North Dakota Agriculture Commissioner Doug Goehring: Improve rural roads
BISMARCK – Agriculture Commissioner Doug Goehring said a new study shows that significant funding is needed to repair and upgrade rural North Dakota roads to meet current and future needs.
“We are growing and moving more crops than ever before and that is having a major impact on our already stressed rural road network,” Goehring said Monday, Jan. 10. “Yet funding in real dollars for county and local roads has grown only modestly in recent years, while construction costs have soared.”
The study, “Road Investment Needs to Support Agricultural Logistics and Economic Development in North Dakota,” was released Jan. 10, 2011 by the Upper Great Plains Transportation Institute (UGPTI). The North Dakota Corn Utilization Council, North Dakota Soybean Council, North Dakota Soybean Growers Association, North Dakota Ethanol Council, North Dakota Association of Counties and North Dakota Wheat Commission funded the study.
“The study estimates that $210.5 million is needed annually for county and local paved and unpaved roads,” he said. “Of that total more than $100 million relates to agriculture haul roads.”
Goehring emphasized that the study takes into account the funds needed for roads in oil country, as detailed in another UPGTI study released last week.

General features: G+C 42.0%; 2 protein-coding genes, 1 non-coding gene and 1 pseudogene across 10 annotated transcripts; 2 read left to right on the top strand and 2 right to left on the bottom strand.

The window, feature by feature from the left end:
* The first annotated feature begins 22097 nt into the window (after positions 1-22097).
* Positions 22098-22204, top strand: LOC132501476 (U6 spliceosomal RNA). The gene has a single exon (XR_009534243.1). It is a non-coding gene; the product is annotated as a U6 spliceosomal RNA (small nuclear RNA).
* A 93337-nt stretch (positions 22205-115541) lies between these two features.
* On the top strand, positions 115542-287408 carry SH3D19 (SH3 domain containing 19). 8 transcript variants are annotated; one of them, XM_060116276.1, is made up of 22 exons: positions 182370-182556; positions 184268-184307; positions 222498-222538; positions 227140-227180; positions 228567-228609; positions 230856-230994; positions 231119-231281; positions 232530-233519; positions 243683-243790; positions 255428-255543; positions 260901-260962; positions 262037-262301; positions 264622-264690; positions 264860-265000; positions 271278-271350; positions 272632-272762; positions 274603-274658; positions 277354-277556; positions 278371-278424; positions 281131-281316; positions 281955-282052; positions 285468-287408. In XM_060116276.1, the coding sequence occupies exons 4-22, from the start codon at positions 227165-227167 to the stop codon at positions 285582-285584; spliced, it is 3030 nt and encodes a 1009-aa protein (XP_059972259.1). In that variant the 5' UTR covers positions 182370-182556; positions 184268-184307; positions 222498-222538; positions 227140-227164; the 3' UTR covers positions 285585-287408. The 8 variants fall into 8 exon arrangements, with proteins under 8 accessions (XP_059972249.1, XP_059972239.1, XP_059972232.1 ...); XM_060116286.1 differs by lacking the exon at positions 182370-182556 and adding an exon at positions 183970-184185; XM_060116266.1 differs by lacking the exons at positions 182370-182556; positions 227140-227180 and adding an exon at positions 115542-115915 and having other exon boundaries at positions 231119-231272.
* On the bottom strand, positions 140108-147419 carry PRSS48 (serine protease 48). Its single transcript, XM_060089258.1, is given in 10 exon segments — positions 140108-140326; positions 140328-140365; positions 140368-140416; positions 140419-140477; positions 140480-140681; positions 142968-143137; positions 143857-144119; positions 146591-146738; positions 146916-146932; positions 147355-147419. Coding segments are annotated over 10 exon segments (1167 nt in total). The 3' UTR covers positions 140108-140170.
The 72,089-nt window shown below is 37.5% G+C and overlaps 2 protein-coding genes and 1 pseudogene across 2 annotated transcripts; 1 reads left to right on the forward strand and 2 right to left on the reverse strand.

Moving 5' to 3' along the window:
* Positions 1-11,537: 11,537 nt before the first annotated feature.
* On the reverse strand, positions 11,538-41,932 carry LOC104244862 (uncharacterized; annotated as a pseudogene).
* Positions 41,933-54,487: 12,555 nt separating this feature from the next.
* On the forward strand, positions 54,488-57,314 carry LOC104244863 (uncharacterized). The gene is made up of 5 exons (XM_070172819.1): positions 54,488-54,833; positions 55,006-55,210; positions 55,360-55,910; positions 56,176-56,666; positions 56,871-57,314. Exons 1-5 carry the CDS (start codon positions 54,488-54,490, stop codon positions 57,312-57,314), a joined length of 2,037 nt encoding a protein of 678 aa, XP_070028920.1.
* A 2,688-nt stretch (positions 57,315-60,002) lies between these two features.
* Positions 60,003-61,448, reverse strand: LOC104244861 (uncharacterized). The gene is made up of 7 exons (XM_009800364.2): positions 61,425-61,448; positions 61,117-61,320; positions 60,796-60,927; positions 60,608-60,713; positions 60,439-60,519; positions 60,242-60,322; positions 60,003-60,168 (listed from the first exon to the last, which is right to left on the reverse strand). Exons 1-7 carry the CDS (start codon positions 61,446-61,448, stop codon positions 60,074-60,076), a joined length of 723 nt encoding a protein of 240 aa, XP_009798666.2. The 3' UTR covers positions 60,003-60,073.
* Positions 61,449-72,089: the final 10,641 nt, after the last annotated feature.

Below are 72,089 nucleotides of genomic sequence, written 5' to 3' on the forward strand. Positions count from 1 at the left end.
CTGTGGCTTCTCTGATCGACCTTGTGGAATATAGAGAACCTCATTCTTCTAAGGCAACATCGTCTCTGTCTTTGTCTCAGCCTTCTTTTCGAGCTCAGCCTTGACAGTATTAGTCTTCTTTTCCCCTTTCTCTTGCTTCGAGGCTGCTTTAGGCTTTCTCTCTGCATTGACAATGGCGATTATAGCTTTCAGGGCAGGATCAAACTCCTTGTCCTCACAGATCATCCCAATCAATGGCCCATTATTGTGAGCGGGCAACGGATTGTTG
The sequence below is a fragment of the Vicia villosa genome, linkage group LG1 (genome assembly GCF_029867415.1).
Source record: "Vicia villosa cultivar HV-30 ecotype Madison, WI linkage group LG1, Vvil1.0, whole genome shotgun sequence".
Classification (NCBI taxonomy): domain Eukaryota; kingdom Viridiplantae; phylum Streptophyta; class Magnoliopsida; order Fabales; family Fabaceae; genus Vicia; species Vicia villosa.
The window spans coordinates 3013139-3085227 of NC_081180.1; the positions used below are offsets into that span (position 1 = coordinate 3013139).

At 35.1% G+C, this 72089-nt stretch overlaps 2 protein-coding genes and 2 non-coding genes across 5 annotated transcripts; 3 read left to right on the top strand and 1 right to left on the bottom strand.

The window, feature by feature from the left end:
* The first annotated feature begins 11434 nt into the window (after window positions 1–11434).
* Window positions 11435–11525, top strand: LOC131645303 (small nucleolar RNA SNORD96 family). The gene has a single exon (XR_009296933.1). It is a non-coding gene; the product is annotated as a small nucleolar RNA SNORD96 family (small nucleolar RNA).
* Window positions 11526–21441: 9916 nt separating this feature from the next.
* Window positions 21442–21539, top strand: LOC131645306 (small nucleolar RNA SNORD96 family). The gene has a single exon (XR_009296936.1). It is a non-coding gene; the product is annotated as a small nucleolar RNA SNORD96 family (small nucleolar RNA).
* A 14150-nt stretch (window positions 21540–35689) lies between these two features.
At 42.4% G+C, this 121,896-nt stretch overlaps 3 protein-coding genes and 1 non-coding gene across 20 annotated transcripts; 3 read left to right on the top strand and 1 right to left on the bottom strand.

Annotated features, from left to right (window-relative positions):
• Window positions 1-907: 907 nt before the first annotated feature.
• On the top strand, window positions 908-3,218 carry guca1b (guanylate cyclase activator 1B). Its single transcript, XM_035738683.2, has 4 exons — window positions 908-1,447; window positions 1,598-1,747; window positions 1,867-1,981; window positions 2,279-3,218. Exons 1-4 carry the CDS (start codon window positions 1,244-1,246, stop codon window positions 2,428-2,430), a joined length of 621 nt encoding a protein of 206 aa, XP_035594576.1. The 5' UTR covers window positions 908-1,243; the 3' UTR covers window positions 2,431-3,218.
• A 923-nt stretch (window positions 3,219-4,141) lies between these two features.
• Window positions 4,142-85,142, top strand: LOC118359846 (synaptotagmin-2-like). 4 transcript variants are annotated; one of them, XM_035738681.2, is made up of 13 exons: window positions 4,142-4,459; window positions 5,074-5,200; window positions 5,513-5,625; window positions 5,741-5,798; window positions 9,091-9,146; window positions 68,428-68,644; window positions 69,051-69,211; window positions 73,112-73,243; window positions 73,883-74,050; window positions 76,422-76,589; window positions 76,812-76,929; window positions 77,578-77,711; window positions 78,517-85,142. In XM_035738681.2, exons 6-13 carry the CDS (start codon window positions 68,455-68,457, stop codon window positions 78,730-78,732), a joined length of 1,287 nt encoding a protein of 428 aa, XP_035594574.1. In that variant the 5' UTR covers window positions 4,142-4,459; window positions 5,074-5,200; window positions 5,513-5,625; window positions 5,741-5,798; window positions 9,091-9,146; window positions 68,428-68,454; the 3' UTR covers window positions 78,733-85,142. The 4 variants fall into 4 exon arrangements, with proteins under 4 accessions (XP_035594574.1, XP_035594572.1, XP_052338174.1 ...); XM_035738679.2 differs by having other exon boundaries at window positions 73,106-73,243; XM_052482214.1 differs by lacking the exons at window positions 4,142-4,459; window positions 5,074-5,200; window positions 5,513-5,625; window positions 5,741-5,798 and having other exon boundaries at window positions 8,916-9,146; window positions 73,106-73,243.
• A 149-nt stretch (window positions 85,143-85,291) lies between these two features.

“We support both that study and the appropriation for roads for oil and gas development, which will also benefit agriculture,” he said. “This study deals with agricultural needs across the entire state.”
In addition to greatly increased crop production, Goehring said rural roads usage is being increased by a 33 percent decline in the number of elevators in the state, an increase in the number of processing plants in the state and a reduction of railroad trackage.
“Even the type of vehicles is having an impact,” he said. “We’re not talking about single tandem axle trucks anymore; most grain is now moving by semi-truck.”
Goehring said it is important that North Dakota meet these needs.
“Agriculture is still our most important economic engine, and it promises to be even more important as crop yields and agricultural processing increase,” he said. “Good roads are necessary for this to happen.”
Many livestock producers are utilizing stockpiled pasture, hay regrowth and warm- or cool-season annuals to extend the grazing season this fall.